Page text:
So that's not such a great set of features for me. In fact, it's actually worse.


Yes, the magical dimension is short way forward along the 't' axis. There are a whole bunch of big NFC programmes being lined up in various countries, many backed by multiple mobile networks. In the US Isis is looking interesting and in the UK there is Project Oscar. France has Cityzi.

NFC is set to permeate many aspects of our lives, including payments, access control, transportation ticketing. It also enables some neat new marketing possibilities.

Right now the industry is solving the much talked about 'chicken and egg' situation by getting NFC handsets out there. High end phones shipping without NFC are now a rarity (which is why I'm disappointed tonight) and things are getting into position for the technology being revealed with a splash and folks finding that their existing handsets already have the right hardware that allows them to be part of the big new thing.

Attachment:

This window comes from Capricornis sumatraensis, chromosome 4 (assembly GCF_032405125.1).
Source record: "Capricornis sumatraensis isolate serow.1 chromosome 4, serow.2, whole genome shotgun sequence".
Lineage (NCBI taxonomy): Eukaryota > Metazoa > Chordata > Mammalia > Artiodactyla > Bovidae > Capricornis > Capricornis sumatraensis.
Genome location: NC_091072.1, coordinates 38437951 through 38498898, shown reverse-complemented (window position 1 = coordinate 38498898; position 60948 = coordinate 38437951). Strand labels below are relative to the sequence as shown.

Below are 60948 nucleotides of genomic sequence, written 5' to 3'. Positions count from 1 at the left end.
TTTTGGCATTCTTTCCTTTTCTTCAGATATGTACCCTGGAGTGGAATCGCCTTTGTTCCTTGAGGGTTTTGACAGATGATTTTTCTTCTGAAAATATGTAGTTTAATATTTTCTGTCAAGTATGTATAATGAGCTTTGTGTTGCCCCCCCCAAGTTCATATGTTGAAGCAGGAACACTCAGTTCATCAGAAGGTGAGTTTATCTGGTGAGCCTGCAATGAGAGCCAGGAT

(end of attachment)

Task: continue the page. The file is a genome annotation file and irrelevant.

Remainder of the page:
In short, you should be looking for NFC in your next handset not because it will be useful today or tomorrow, but because you'll be wanting it during the 18-24 month lifetime of the phone.


There is no guarantee that what's being put in phones today is going to be necessary or compatible with what ends up "winning" mobile payments. Notably last month a group of major retailers (walmart/target/711/sears/best buy...) announced they are going to push what sounds like a non-chip solution.